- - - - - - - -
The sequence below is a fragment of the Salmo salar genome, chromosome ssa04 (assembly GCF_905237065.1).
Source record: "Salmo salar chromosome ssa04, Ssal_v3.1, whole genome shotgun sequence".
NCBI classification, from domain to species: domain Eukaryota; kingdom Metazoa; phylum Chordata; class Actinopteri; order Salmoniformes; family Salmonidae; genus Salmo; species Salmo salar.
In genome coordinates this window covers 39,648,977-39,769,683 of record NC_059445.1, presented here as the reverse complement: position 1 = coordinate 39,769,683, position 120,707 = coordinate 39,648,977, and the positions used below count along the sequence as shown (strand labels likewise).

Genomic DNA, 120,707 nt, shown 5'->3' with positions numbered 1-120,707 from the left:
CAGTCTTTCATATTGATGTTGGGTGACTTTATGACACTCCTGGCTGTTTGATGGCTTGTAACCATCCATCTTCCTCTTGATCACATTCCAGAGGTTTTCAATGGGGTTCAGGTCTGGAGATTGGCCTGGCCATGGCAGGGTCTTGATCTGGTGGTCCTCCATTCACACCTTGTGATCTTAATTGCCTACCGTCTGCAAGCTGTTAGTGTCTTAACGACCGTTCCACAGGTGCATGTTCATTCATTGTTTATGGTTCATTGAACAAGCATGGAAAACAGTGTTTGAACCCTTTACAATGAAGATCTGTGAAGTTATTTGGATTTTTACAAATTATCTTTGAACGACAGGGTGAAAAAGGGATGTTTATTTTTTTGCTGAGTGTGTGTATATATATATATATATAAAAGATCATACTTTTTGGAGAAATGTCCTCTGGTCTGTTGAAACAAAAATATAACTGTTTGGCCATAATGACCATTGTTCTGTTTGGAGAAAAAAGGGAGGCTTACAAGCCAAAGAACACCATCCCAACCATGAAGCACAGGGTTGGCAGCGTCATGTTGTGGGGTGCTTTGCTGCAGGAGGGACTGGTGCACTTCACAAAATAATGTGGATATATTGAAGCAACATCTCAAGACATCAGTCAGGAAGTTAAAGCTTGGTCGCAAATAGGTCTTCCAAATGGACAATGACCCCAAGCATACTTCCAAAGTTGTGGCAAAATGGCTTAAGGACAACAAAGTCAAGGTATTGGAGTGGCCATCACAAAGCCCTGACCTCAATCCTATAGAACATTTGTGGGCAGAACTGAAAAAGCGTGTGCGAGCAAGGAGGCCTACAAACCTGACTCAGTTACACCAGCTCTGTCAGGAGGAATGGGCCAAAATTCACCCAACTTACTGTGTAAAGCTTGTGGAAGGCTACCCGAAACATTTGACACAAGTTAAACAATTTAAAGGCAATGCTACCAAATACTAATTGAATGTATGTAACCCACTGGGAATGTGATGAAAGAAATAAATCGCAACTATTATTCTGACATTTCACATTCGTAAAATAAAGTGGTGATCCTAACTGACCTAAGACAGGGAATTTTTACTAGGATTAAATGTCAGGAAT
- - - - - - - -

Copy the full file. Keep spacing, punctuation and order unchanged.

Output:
The sequence below is a fragment of the Salmo salar genome, chromosome ssa04 (assembly GCF_905237065.1).
Source record: "Salmo salar chromosome ssa04, Ssal_v3.1, whole genome shotgun sequence".
NCBI classification, from domain to species: domain Eukaryota; kingdom Metazoa; phylum Chordata; class Actinopteri; order Salmoniformes; family Salmonidae; genus Salmo; species Salmo salar.
In genome coordinates this window covers 39,648,977-39,769,683 of record NC_059445.1, presented here as the reverse complement: position 1 = coordinate 39,769,683, position 120,707 = coordinate 39,648,977, and the positions used below count along the sequence as shown (strand labels likewise).

Genomic DNA, 120,707 nt, shown 5'->3' with positions numbered 1-120,707 from the left:
CAGTCTTTCATATTGATGTTGGGTGACTTTATGACACTCCTGGCTGTTTGATGGCTTGTAACCATCCATCTTCCTCTTGATCACATTCCAGAGGTTTTCAATGGGGTTCAGGTCTGGAGATTGGCCTGGCCATGGCAGGGTCTTGATCTGGTGGTCCTCCATTCACACCTTGTGATCTTAATTGCCTACCGTCTGCAAGCTGTTAGTGTCTTAACGACCGTTCCACAGGTGCATGTTCATTCATTGTTTATGGTTCATTGAACAAGCATGGAAAACAGTGTTTGAACCCTTTACAATGAAGATCTGTGAAGTTATTTGGATTTTTACAAATTATCTTTGAACGACAGGGTGAAAAAGGGATGTTTATTTTTTTGCTGAGTGTGTGTATATATATATATATATAAAAGATCATACTTTTTGGAGAAATGTCCTCTGGTCTGTTGAAACAAAAATATAACTGTTTGGCCATAATGACCATTGTTCTGTTTGGAGAAAAAAGGGAGGCTTACAAGCCAAAGAACACCATCCCAACCATGAAGCACAGGGTTGGCAGCGTCATGTTGTGGGGTGCTTTGCTGCAGGAGGGACTGGTGCACTTCACAAAATAATGTGGATATATTGAAGCAACATCTCAAGACATCAGTCAGGAAGTTAAAGCTTGGTCGCAAATAGGTCTTCCAAATGGACAATGACCCCAAGCATACTTCCAAAGTTGTGGCAAAATGGCTTAAGGACAACAAAGTCAAGGTATTGGAGTGGCCATCACAAAGCCCTGACCTCAATCCTATAGAACATTTGTGGGCAGAACTGAAAAAGCGTGTGCGAGCAAGGAGGCCTACAAACCTGACTCAGTTACACCAGCTCTGTCAGGAGGAATGGGCCAAAATTCACCCAACTTACTGTGTAAAGCTTGTGGAAGGCTACCCGAAACATTTGACACAAGTTAAACAATTTAAAGGCAATGCTACCAAATACTAATTGAATGTATGTAACCCACTGGGAATGTGATGAAAGAAATAAATCGCAACTATTATTCTGACATTTCACATTCGTAAAATAAAGTGGTGATCCTAACTGACCTAAGACAGGGAATTTTTACTAGGATTAAATGTCAGGAAT